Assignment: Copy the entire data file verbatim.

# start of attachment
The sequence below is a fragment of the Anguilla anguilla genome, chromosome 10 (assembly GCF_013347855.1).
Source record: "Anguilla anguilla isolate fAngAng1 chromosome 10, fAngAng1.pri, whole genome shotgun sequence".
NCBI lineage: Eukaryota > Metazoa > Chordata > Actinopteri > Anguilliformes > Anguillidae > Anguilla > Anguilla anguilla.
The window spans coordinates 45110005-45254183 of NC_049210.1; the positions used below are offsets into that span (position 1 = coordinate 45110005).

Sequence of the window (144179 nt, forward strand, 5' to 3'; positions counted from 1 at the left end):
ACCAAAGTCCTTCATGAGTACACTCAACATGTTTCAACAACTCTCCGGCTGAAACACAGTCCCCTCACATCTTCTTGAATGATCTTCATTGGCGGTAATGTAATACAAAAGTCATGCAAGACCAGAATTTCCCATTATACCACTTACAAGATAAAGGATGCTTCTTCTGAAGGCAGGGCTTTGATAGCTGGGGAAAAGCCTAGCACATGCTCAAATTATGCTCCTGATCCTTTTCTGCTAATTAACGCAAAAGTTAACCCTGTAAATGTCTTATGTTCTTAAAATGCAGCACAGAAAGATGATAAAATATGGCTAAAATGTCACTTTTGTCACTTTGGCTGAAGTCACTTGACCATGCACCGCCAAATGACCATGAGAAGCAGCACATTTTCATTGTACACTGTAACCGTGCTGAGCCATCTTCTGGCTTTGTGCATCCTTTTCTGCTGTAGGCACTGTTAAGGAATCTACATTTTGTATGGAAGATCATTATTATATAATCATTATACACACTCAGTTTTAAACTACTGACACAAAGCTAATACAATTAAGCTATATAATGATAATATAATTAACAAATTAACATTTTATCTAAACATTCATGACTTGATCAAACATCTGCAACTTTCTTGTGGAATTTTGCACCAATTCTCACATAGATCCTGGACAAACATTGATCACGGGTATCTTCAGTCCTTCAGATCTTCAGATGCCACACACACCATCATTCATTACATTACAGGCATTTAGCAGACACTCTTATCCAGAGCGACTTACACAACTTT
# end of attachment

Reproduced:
The sequence below is a fragment of the Anguilla anguilla genome, chromosome 10 (assembly GCF_013347855.1).
Source record: "Anguilla anguilla isolate fAngAng1 chromosome 10, fAngAng1.pri, whole genome shotgun sequence".
NCBI lineage: Eukaryota > Metazoa > Chordata > Actinopteri > Anguilliformes > Anguillidae > Anguilla > Anguilla anguilla.
The window spans coordinates 45110005-45254183 of NC_049210.1; the positions used below are offsets into that span (position 1 = coordinate 45110005).

Sequence of the window (144179 nt, forward strand, 5' to 3'; positions counted from 1 at the left end):
ACCAAAGTCCTTCATGAGTACACTCAACATGTTTCAACAACTCTCCGGCTGAAACACAGTCCCCTCACATCTTCTTGAATGATCTTCATTGGCGGTAATGTAATACAAAAGTCATGCAAGACCAGAATTTCCCATTATACCACTTACAAGATAAAGGATGCTTCTTCTGAAGGCAGGGCTTTGATAGCTGGGGAAAAGCCTAGCACATGCTCAAATTATGCTCCTGATCCTTTTCTGCTAATTAACGCAAAAGTTAACCCTGTAAATGTCTTATGTTCTTAAAATGCAGCACAGAAAGATGATAAAATATGGCTAAAATGTCACTTTTGTCACTTTGGCTGAAGTCACTTGACCATGCACCGCCAAATGACCATGAGAAGCAGCACATTTTCATTGTACACTGTAACCGTGCTGAGCCATCTTCTGGCTTTGTGCATCCTTTTCTGCTGTAGGCACTGTTAAGGAATCTACATTTTGTATGGAAGATCATTATTATATAATCATTATACACACTCAGTTTTAAACTACTGACACAAAGCTAATACAATTAAGCTATATAATGATAATATAATTAACAAATTAACATTTTATCTAAACATTCATGACTTGATCAAACATCTGCAACTTTCTTGTGGAATTTTGCACCAATTCTCACATAGATCCTGGACAAACATTGATCACGGGTATCTTCAGTCCTTCAGATCTTCAGATGCCACACACACCATCATTCATTACATTACAGGCATTTAGCAGACACTCTTATCCAGAGCGACTTACACAACTTT